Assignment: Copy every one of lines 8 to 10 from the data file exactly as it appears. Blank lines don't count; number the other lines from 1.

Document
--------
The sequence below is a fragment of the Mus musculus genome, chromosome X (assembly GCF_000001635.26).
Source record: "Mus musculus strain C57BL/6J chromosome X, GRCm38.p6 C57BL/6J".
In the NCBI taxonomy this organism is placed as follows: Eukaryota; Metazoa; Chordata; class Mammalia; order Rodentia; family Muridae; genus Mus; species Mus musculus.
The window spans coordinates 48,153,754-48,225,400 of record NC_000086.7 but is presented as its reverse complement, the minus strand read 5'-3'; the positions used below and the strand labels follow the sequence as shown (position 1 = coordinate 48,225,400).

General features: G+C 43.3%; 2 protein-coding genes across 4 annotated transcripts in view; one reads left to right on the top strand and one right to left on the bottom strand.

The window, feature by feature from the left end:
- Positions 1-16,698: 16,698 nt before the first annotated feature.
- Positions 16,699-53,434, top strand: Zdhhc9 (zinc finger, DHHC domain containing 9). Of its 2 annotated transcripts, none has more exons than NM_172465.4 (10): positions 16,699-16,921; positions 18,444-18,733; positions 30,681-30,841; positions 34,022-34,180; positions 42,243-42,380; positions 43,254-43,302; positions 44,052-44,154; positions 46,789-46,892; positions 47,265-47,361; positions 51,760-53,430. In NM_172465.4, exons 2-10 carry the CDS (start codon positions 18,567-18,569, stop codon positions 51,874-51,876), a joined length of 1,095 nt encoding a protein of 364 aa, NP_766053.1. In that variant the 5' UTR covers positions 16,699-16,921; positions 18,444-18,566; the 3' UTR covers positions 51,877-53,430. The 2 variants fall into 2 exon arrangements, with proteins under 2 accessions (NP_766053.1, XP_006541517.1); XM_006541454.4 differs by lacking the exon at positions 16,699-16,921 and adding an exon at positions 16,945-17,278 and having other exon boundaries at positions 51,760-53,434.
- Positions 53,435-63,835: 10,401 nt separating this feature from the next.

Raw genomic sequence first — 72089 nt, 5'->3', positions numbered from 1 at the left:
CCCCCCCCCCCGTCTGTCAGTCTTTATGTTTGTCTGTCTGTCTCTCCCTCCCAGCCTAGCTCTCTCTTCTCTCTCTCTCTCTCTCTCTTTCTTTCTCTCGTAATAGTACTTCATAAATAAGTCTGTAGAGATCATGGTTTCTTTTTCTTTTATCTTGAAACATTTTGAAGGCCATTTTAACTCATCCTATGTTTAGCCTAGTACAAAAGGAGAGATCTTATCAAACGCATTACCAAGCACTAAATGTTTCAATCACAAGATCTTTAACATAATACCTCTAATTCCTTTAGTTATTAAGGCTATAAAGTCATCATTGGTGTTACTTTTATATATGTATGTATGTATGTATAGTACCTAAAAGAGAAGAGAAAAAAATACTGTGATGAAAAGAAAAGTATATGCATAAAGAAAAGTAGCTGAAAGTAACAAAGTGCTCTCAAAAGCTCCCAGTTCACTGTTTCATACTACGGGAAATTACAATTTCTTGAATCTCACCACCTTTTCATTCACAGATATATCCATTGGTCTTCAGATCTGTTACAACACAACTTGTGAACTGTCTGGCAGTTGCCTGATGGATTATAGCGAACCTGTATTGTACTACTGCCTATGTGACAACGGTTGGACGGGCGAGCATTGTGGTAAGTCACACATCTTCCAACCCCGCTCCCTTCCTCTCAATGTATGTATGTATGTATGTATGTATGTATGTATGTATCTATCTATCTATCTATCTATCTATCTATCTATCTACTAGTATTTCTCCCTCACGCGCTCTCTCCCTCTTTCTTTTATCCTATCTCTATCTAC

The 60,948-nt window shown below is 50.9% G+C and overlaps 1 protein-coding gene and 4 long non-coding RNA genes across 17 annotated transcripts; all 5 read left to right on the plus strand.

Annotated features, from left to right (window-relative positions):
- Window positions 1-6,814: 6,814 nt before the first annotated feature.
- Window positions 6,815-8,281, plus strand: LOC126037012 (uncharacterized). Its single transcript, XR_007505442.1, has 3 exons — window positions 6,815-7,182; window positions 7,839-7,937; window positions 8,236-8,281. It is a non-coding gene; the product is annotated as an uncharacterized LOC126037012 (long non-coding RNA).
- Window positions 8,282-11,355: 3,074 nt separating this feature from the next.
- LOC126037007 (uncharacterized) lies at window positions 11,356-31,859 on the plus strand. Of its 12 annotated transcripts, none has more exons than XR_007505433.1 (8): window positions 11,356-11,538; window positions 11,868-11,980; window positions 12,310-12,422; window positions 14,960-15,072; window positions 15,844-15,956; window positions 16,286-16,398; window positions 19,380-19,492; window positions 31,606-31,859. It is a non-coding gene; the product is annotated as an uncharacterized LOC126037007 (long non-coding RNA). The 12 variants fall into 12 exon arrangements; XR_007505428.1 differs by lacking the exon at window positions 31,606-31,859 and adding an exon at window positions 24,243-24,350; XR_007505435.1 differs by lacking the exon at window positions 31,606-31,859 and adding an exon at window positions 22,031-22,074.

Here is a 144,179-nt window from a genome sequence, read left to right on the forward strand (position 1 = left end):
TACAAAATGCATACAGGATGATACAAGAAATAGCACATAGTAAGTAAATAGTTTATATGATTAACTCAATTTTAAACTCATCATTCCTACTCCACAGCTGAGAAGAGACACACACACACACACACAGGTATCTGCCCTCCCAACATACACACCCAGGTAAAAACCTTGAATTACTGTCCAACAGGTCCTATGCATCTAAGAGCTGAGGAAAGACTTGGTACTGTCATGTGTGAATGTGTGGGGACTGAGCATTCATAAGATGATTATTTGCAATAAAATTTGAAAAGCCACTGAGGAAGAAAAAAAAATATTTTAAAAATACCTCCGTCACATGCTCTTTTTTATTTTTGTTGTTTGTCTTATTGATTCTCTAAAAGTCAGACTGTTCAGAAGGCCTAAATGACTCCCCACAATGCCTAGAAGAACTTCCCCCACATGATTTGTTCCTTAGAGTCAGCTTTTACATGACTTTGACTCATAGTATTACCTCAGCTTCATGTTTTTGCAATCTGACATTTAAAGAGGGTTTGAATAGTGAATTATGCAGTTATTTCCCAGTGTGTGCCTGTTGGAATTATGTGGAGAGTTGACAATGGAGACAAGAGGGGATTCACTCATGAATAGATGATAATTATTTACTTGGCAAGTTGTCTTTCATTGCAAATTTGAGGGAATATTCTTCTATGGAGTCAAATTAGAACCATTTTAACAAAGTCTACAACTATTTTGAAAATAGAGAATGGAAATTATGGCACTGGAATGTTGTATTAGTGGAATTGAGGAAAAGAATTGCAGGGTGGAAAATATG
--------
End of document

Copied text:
- Positions 16,699-53,434, top strand: Zdhhc9 (zinc finger, DHHC domain containing 9). Of its 2 annotated transcripts, none has more exons than NM_172465.4 (10): positions 16,699-16,921; positions 18,444-18,733; positions 30,681-30,841; positions 34,022-34,180; positions 42,243-42,380; positions 43,254-43,302; positions 44,052-44,154; positions 46,789-46,892; positions 47,265-47,361; positions 51,760-53,430. In NM_172465.4, exons 2-10 carry the CDS (start codon positions 18,567-18,569, stop codon positions 51,874-51,876), a joined length of 1,095 nt encoding a protein of 364 aa, NP_766053.1. In that variant the 5' UTR covers positions 16,699-16,921; positions 18,444-18,566; the 3' UTR covers positions 51,877-53,430. The 2 variants fall into 2 exon arrangements, with proteins under 2 accessions (NP_766053.1, XP_006541517.1); XM_006541454.4 differs by lacking the exon at positions 16,699-16,921 and adding an exon at positions 16,945-17,278 and having other exon boundaries at positions 51,760-53,434.
- Positions 53,435-63,835: 10,401 nt separating this feature from the next.

Raw genomic sequence first — 72089 nt, 5'->3', positions numbered from 1 at the left: